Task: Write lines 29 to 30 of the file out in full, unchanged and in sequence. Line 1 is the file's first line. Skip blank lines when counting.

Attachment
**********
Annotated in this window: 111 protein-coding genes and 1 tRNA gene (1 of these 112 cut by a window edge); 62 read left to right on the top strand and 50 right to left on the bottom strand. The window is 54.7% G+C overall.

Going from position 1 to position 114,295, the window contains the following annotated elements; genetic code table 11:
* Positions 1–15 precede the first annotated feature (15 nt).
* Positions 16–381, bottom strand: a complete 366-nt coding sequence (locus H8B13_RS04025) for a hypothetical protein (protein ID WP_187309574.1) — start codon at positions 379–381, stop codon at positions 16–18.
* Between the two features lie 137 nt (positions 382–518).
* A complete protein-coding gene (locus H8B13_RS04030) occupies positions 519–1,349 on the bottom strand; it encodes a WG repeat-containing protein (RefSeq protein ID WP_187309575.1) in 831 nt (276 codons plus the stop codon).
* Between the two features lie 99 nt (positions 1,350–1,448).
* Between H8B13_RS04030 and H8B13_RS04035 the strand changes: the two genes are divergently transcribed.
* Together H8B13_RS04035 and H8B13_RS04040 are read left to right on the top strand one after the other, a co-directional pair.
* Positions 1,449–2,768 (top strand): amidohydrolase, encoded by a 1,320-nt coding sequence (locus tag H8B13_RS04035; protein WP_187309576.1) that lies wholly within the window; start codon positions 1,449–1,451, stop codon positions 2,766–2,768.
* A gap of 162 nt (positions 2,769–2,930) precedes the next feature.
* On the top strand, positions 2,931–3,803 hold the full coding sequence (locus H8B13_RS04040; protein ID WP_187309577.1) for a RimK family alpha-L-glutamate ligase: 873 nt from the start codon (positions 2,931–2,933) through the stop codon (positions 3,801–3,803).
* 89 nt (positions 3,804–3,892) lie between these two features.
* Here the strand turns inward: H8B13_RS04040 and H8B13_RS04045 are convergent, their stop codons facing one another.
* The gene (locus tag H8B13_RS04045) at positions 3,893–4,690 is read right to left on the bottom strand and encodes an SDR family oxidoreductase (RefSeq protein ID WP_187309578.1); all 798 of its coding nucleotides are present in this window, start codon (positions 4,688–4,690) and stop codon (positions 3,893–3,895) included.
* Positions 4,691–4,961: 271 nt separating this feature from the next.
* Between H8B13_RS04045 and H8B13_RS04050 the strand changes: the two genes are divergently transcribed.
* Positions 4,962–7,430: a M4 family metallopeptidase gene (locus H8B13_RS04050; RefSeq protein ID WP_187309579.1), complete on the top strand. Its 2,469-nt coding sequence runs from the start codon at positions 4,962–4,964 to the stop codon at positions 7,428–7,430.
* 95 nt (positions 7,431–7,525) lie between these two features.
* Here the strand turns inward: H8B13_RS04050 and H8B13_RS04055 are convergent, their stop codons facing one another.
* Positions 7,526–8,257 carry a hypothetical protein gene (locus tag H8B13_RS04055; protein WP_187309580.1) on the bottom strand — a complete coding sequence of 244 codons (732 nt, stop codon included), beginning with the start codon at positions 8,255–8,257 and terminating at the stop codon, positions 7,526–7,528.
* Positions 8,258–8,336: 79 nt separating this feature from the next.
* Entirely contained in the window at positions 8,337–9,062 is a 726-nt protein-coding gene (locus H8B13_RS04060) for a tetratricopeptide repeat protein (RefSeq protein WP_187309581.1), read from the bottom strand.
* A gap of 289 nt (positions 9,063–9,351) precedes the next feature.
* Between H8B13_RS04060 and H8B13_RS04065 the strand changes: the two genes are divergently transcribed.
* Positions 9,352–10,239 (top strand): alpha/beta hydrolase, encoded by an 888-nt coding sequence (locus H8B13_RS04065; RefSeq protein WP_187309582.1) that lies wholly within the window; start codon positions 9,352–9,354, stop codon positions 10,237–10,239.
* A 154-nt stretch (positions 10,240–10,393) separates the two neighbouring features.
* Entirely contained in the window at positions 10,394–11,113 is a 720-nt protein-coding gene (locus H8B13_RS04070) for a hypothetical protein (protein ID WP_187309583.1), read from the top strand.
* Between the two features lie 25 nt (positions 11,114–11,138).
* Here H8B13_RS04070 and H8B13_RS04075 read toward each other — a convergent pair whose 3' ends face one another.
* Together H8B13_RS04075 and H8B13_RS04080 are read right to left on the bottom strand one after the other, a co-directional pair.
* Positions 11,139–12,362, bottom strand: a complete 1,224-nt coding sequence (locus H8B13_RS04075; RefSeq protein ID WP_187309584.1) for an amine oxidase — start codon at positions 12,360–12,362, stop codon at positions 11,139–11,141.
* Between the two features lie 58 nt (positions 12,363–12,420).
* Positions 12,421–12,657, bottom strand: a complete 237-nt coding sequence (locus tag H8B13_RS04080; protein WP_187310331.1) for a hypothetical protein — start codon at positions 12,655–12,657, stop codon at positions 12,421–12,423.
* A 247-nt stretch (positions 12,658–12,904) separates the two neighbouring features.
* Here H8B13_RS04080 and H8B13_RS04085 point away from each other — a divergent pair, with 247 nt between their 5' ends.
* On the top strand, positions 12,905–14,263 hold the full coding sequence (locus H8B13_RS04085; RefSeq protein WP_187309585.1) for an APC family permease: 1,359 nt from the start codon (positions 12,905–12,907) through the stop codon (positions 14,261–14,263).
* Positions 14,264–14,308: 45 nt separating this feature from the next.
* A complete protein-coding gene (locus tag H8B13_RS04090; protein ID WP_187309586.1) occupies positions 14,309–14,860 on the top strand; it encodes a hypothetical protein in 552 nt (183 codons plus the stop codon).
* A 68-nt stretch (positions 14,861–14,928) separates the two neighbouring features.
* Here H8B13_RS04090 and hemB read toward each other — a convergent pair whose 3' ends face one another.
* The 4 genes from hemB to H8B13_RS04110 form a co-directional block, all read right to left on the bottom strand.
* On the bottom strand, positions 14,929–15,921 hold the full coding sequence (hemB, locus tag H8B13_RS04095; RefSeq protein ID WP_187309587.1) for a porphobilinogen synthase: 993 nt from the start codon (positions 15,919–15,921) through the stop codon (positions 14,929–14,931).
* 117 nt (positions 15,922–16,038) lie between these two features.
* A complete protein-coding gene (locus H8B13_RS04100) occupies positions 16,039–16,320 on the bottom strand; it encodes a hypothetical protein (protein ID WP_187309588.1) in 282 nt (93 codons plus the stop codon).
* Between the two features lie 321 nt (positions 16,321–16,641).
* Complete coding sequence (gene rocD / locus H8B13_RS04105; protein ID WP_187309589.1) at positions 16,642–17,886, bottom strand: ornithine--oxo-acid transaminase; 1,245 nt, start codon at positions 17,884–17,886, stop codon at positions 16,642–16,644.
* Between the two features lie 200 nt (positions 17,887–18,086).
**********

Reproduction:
* Between the two features lie 25 nt (positions 11,114–11,138).
* Here H8B13_RS04070 and H8B13_RS04075 read toward each other — a convergent pair whose 3' ends face one another.